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Tank car not moved yet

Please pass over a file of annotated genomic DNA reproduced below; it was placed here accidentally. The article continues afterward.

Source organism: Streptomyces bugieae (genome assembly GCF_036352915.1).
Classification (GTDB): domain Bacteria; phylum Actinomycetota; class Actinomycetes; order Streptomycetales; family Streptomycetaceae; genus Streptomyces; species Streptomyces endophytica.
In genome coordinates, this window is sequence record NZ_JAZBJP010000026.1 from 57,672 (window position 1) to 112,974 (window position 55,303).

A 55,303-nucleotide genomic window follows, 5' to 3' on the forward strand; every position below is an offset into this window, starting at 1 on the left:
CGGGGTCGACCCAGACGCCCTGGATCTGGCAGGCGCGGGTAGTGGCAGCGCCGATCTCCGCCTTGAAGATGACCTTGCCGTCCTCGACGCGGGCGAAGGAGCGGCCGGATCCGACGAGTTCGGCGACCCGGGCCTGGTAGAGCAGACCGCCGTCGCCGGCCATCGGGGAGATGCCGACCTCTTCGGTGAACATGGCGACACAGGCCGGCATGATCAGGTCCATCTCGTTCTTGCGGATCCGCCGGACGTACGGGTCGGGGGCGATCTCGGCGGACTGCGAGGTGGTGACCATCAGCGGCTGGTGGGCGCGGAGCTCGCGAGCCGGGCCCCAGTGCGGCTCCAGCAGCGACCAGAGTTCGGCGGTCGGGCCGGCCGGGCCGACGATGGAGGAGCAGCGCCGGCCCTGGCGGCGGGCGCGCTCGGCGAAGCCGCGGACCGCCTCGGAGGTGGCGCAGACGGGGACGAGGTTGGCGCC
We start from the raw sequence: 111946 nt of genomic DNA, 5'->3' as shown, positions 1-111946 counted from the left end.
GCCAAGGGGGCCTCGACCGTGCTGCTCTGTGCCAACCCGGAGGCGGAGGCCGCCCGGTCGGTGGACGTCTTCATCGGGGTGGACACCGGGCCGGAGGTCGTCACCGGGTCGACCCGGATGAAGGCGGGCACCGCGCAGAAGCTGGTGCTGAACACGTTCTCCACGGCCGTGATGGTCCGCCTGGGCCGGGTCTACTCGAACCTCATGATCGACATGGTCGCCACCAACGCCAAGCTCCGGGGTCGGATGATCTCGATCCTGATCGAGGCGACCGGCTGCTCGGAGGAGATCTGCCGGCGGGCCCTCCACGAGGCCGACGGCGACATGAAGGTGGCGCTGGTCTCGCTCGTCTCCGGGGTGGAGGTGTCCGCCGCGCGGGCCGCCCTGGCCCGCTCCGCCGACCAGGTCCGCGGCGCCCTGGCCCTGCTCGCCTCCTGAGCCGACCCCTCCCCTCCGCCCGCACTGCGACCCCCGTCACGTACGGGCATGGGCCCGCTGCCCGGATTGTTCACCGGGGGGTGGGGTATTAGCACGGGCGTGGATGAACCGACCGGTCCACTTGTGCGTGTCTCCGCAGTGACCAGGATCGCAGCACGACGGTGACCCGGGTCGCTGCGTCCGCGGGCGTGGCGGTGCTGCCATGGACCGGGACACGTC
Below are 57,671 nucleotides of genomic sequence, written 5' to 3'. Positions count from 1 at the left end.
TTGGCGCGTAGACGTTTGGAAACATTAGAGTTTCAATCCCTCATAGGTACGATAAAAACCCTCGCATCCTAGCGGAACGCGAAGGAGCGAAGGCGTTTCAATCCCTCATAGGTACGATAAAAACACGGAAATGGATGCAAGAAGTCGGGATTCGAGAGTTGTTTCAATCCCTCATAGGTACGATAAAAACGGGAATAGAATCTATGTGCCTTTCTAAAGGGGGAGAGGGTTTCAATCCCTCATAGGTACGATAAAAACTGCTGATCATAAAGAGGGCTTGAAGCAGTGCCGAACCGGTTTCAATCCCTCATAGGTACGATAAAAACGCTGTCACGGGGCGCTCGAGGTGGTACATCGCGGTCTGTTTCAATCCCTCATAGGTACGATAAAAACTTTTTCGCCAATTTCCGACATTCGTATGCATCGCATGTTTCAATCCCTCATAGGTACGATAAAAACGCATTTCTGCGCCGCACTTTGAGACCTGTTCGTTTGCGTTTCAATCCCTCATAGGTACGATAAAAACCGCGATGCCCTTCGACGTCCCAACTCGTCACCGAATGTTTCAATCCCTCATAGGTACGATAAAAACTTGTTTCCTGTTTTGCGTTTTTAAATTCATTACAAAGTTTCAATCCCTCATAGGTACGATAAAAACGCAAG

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The propane tanker that caught fire Aug. 23 and caused the evacuation of 4,800 Lincoln homes and businesses has yet to be moved from its location on Nicolaus Road. The tank car is to be transported by its owner, Union Tank Car Company, to another location for a forensic investigation of the tank and its valving system, according to Lincoln Fire Chief Dave Whitt. Whitt said Wednesday he had not been informed when the tank car will be moved. Union Tank Car Company will conduct the investigation and the Federal Railroad Administration will witness that investigation, according to previous News Messenger reports. The investigation could provide an answer to what caused the ignition source, according to previous News Messenger reports. City officials told The News Messenger last week that they will not know how to prevent another propane tank car fire until they know what caused the Aug. 23-24 fire. John Healy, an inspector for the California Public Utilities Commission, said last week that attorneys “were supposed to” inspect the tanker on Sept. 15 and then decide when and where to move it. On Wednesday, Healy said that investigation took place. But he did not have an answer as to where and when the tank car would be moved. Healy suggested that The News Messenger contact Union Tank Car Company. The News Messenger contacted Bruce Winslow, Union Tank Car Company’s spokesman, on Wednesday. Winslow said he did not know when the tank car would be moved. In related news, Whitt said the Lincoln Fire Department is currently looking for an agency to help them put together an after-action report for the incident at no cost. The after-action report would include operations, tactics and strategy from the event, according to Whitt. “We are reaching out to other agencies that have expert knowledge, education, training and experience,” Whitt said. “I need an independent third party that will say this is the good, bad and what we can improve on.” An example of an agency is the State Fire Marshal’s Office. Whitt said “everyone” would have access to the report. “It was a pretty big incident,” Whitt said. “There’s been such a clamor nationwide for this to occur.”